The word Catholic translates as “universal” in the sense of“whole and inviolate.”
There is one Truth – Jesus said “I am the way, the Truth, and the Life” – vs. myriad false doctrines. Evil is diverse and varied in its perversions, whereas good is constant and irreducible.
As with Tolstoy’s happy families, the saints express happiness in the same ways, by attaining the virtues and subsuming their identity in Christ – whereas the damned devolve into a downward spiral of increasingly perverse individualized programs of sin.
Of course saints exercise their individuality; some virtues shine through more than others depending on God’s particular will for that person. Some will exemplify prudence while others are noted for their humility. Some were called to witness to God in the vocation of marriage, and others in religious life. Within these delineations, the great diversity of the saints speaks to the universal call to sainthood. How God asks you to live out your vocation is as varied and complex as your person, as He created you.
But the fiat of a saint, perfect unity of the personal will with God’s will, and membership in the body of Christ, reflect a unity of identity and purpose that is completely lacking in Hell. Even when demons act together, it is out of common yet atomized hatred. In Heaven, the saints are all oriented toward God in perfect unity. In Hell, the damned turn hatefully inward into themselves – they made themselves gods on earth; so too is their damnation characterized by solipsistic pride. Hell is populated by little would-be gods, confirmed in pride, devoid even of an inverse unity. They warped their God-given individuality to create cults of the self through sin, which ultimately constitute an infinite number of false religions.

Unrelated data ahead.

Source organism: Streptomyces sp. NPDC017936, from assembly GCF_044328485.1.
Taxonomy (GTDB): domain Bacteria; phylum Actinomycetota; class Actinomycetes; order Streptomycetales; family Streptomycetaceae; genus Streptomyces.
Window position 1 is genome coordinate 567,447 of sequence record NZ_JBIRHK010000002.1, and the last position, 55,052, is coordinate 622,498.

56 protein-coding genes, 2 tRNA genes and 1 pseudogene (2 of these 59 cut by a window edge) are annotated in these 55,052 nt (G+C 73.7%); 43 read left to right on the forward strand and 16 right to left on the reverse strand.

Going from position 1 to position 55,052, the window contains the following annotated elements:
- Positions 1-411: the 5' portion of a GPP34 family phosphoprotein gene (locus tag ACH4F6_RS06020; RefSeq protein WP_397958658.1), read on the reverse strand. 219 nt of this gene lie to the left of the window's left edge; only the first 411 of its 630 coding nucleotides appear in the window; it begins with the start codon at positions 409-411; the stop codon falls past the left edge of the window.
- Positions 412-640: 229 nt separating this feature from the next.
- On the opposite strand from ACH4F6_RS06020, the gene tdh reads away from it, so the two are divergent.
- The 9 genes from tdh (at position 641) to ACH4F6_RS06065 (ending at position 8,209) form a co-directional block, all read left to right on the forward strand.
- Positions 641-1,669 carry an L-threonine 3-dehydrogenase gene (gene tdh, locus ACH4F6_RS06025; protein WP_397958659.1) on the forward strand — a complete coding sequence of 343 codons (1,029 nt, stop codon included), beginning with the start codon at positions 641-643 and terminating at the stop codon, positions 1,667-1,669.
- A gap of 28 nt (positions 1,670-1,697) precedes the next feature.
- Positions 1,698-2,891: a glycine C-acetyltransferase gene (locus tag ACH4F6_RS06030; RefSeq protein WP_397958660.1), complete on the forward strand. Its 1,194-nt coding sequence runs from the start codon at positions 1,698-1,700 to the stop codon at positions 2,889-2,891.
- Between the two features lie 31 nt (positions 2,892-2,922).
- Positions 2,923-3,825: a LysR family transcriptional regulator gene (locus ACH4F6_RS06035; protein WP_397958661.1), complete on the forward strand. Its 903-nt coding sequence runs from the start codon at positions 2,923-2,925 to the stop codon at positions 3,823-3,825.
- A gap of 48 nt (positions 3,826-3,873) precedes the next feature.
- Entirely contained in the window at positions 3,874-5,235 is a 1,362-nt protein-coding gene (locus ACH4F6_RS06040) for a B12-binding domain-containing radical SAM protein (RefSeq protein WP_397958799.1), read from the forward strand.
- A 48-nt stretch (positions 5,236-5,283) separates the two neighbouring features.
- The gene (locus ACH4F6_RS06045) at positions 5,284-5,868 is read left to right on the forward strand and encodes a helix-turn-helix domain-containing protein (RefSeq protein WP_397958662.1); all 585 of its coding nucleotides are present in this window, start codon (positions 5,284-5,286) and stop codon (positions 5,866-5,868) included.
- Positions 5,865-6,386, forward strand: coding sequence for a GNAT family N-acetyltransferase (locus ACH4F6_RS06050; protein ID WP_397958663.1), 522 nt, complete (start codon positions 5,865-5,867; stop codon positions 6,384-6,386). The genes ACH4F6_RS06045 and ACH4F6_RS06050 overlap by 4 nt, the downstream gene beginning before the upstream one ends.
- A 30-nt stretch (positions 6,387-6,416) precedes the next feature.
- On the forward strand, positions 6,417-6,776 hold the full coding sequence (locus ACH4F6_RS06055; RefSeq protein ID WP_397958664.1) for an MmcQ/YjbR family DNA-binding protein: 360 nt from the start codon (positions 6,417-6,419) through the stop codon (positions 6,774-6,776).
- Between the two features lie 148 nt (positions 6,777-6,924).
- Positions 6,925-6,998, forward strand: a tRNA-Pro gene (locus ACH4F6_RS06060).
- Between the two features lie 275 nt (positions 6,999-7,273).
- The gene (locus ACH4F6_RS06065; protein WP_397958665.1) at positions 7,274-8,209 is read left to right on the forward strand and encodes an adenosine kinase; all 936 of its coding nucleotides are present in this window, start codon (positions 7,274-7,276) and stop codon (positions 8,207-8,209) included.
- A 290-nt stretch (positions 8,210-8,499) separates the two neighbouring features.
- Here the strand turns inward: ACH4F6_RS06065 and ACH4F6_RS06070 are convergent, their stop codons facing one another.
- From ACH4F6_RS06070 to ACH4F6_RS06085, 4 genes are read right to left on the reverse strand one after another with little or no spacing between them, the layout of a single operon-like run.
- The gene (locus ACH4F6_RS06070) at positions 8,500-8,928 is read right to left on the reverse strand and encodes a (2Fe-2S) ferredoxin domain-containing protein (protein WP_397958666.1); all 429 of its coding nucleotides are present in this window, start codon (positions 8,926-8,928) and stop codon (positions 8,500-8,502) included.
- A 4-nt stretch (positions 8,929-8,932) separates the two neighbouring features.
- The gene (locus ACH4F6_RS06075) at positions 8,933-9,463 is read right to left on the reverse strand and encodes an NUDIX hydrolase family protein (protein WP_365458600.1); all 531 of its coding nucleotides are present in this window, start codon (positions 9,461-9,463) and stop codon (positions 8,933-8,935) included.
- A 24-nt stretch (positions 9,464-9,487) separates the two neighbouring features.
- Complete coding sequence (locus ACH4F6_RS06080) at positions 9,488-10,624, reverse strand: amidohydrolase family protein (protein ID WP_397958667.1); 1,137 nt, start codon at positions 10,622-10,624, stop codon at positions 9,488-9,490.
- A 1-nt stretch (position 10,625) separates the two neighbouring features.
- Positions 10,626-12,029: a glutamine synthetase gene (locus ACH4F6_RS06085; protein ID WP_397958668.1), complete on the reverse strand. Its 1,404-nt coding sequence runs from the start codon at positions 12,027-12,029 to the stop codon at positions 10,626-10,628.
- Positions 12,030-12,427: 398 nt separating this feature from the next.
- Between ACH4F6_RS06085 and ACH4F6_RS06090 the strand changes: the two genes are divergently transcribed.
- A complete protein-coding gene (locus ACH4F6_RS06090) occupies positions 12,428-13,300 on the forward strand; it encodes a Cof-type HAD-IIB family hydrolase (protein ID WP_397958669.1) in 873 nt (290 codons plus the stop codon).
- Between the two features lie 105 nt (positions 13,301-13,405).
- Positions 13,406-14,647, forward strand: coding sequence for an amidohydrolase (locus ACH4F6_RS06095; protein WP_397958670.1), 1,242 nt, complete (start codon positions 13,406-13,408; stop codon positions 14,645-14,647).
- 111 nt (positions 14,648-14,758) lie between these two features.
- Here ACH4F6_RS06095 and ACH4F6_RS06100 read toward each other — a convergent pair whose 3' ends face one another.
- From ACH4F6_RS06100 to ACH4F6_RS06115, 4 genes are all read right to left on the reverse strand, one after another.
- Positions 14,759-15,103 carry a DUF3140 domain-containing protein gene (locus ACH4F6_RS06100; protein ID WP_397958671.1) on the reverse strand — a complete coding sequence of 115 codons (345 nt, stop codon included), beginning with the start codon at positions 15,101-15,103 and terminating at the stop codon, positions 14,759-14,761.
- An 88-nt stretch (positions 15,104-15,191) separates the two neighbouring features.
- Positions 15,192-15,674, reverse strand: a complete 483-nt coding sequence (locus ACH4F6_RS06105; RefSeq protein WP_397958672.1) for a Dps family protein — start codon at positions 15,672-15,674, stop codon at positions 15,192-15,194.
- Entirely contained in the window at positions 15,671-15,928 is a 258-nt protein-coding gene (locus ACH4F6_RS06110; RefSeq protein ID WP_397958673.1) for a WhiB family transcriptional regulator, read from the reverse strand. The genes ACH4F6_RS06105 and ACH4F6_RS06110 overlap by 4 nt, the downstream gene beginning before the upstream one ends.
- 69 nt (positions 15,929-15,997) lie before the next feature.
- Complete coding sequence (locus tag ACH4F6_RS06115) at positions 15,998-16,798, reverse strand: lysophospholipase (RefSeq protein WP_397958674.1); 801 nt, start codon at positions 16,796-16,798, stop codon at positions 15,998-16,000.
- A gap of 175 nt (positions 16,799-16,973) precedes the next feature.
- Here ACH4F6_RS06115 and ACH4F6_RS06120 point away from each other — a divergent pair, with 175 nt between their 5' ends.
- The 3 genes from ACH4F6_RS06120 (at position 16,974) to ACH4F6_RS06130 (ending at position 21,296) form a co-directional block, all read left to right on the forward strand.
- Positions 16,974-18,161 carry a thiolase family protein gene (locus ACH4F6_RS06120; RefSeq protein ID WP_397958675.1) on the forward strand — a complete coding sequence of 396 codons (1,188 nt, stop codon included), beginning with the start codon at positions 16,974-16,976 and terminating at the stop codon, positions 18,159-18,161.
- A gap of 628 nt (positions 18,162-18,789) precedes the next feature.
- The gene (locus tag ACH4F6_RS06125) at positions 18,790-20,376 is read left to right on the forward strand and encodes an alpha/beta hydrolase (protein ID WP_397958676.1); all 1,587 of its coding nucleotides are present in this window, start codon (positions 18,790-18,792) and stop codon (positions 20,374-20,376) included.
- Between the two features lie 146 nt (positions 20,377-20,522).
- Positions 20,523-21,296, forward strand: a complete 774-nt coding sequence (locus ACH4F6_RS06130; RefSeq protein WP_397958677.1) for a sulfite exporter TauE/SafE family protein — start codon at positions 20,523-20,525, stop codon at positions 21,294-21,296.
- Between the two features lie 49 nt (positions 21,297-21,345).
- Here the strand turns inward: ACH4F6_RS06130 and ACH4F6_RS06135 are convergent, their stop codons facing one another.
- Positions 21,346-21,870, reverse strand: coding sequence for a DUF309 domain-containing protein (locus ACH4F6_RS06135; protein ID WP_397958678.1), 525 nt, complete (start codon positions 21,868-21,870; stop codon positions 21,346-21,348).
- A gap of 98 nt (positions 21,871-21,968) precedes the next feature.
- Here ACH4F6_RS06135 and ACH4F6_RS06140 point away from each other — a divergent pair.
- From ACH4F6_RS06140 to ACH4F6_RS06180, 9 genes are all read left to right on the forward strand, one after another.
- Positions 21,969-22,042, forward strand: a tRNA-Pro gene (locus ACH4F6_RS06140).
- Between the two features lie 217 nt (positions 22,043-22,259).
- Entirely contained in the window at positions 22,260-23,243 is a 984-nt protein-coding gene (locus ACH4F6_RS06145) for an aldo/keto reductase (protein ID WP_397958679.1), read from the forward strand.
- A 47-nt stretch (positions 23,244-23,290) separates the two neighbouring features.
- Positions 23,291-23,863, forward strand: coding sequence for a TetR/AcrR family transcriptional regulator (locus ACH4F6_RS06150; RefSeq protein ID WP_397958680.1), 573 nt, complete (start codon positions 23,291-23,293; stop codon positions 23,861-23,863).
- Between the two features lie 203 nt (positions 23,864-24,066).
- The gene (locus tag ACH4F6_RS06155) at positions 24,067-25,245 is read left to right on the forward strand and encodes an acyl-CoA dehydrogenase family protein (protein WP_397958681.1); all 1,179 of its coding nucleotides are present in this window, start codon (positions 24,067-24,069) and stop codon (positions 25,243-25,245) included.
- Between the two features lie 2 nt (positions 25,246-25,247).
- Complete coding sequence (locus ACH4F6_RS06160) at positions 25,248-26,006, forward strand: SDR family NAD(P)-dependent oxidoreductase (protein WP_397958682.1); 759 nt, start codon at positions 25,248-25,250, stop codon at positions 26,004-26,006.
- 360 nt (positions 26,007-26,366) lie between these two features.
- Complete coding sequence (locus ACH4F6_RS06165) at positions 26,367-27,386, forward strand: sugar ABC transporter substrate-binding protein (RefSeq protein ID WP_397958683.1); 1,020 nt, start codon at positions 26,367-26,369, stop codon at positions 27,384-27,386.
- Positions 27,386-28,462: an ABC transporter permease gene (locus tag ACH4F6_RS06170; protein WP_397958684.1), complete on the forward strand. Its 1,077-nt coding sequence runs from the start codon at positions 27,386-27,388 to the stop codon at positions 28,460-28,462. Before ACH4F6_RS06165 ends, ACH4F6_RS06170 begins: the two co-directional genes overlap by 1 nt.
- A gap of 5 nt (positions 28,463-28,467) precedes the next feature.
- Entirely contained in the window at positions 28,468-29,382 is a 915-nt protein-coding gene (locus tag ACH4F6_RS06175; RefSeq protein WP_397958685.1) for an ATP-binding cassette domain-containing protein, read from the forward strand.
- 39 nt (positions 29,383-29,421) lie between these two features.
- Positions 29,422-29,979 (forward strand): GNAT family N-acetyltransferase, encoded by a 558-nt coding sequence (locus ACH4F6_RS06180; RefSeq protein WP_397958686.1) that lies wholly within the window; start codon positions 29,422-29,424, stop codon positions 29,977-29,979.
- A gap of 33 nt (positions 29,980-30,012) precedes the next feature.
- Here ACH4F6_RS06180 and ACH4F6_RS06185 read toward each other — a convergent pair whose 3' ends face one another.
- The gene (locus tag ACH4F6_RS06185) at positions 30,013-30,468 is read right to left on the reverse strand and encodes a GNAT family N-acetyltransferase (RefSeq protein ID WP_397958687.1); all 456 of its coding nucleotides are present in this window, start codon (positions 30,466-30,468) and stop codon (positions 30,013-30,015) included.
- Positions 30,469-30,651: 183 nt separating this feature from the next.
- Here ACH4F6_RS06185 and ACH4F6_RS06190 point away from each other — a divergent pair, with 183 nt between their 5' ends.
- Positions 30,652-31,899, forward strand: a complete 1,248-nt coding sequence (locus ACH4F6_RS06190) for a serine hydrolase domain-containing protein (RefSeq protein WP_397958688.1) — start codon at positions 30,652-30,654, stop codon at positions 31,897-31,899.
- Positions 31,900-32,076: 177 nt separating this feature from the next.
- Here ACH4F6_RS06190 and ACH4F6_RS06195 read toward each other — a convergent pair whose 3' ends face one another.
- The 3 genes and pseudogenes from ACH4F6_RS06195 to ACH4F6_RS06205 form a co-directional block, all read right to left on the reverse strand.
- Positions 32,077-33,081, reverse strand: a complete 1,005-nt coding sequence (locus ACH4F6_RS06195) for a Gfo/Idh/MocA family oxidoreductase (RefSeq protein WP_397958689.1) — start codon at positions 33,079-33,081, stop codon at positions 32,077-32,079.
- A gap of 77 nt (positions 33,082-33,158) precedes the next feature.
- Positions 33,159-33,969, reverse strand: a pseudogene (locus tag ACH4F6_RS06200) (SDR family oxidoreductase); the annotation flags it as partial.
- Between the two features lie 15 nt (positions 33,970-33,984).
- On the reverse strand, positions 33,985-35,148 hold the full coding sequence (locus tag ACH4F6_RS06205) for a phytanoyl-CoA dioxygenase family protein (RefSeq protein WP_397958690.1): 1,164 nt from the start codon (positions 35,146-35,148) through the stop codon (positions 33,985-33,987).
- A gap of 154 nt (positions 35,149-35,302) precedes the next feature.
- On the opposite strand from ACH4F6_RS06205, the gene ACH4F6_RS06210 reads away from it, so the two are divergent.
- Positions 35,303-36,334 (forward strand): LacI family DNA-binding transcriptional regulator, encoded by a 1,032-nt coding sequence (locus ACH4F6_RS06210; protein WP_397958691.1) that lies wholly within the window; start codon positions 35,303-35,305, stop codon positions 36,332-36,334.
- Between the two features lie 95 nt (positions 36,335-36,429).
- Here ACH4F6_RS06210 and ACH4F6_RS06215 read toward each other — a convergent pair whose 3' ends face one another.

Thus, there are almost as many ways to apostatize as there are to sin.
Satan doesn’t care how you apostatize, nor how “far” you apostatize. Whether you leave the Catholic Church for atheism, “spirituality,” or even Apollo worship; or else Protestantism or Eastern Orthodoxy, they each constitute an act of betrayal that leads to the same place. Even within the Church, all it takes is one mortal sin to be separated from God forever.
Most Catholics today will not be faced with a dramatic moment at which our faith is tested – we will not be asked to performatively apostatize by pinching a grain of incense to the pagan gods, nor step on an icon, nor renounce Christ publicly with a gun to our heads. Generations of Catholics did face this tremendous duress, and still do today – some tragically apostatized under the pressure; others became courageous martyrs who formed the seeds of the Church.
But we will be asked to divide our hearts against Christ. One of the greatest threats to the modern Catholic’s salvation is a kind of slow apostasy – a compromise here and there, a tolerance of blasphemy, a degeneration of moral rigor, a concession on one “small” matter of doctrine. The main vice that propels us to slowly apostatize is an over-valuing of what is called human respect – that is, valuing the opinions and approbation of man over the will of God.
Fr. Vincent Miceli, in his 1981 treatise The Antichrist: the Final Campaign Against the Savior, identifies this temptation toward piecemeal apostasy, comprised of a series of compromises with the world that gradually amount to renunciation of Christ: